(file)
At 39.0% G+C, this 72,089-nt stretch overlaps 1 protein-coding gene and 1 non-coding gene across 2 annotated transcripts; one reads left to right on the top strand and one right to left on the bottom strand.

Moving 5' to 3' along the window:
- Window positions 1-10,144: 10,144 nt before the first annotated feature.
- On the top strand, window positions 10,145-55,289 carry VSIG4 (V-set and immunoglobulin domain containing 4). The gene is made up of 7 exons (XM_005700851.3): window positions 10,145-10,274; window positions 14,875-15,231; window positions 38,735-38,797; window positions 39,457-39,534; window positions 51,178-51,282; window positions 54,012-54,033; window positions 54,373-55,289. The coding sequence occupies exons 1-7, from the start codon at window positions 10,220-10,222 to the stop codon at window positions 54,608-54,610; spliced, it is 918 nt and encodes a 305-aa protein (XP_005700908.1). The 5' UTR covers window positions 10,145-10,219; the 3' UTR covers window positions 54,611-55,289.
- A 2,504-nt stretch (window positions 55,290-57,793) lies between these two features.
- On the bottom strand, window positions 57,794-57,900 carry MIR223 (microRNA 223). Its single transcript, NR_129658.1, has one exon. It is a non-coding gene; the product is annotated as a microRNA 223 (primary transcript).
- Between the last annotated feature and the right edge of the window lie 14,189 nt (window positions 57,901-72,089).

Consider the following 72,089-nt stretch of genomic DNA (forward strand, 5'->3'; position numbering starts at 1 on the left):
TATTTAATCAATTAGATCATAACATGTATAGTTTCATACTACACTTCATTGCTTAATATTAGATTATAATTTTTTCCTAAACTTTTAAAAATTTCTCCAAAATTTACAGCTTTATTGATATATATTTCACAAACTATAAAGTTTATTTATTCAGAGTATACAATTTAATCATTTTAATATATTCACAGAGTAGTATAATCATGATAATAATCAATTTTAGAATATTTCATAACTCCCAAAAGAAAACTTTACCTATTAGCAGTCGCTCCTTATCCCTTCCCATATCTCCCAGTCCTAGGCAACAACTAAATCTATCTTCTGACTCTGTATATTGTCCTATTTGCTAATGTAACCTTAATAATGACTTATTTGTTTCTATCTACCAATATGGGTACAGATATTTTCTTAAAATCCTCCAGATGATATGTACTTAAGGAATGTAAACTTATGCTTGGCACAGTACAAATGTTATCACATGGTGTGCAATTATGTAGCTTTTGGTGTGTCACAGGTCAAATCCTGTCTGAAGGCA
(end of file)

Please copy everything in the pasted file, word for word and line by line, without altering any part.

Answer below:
At 39.0% G+C, this 72,089-nt stretch overlaps 1 protein-coding gene and 1 non-coding gene across 2 annotated transcripts; one reads left to right on the top strand and one right to left on the bottom strand.

Moving 5' to 3' along the window:
- Window positions 1-10,144: 10,144 nt before the first annotated feature.
- On the top strand, window positions 10,145-55,289 carry VSIG4 (V-set and immunoglobulin domain containing 4). The gene is made up of 7 exons (XM_005700851.3): window positions 10,145-10,274; window positions 14,875-15,231; window positions 38,735-38,797; window positions 39,457-39,534; window positions 51,178-51,282; window positions 54,012-54,033; window positions 54,373-55,289. The coding sequence occupies exons 1-7, from the start codon at window positions 10,220-10,222 to the stop codon at window positions 54,608-54,610; spliced, it is 918 nt and encodes a 305-aa protein (XP_005700908.1). The 5' UTR covers window positions 10,145-10,219; the 3' UTR covers window positions 54,611-55,289.
- A 2,504-nt stretch (window positions 55,290-57,793) lies between these two features.
- On the bottom strand, window positions 57,794-57,900 carry MIR223 (microRNA 223). Its single transcript, NR_129658.1, has one exon. It is a non-coding gene; the product is annotated as a microRNA 223 (primary transcript).
- Between the last annotated feature and the right edge of the window lie 14,189 nt (window positions 57,901-72,089).

Consider the following 72,089-nt stretch of genomic DNA (forward strand, 5'->3'; position numbering starts at 1 on the left):
TATTTAATCAATTAGATCATAACATGTATAGTTTCATACTACACTTCATTGCTTAATATTAGATTATAATTTTTTCCTAAACTTTTAAAAATTTCTCCAAAATTTACAGCTTTATTGATATATATTTCACAAACTATAAAGTTTATTTATTCAGAGTATACAATTTAATCATTTTAATATATTCACAGAGTAGTATAATCATGATAATAATCAATTTTAGAATATTTCATAACTCCCAAAAGAAAACTTTACCTATTAGCAGTCGCTCCTTATCCCTTCCCATATCTCCCAGTCCTAGGCAACAACTAAATCTATCTTCTGACTCTGTATATTGTCCTATTTGCTAATGTAACCTTAATAATGACTTATTTGTTTCTATCTACCAATATGGGTACAGATATTTTCTTAAAATCCTCCAGATGATATGTACTTAAGGAATGTAAACTTATGCTTGGCACAGTACAAATGTTATCACATGGTGTGCAATTATGTAGCTTTTGGTGTGTCACAGGTCAAATCCTGTCTGAAGGCA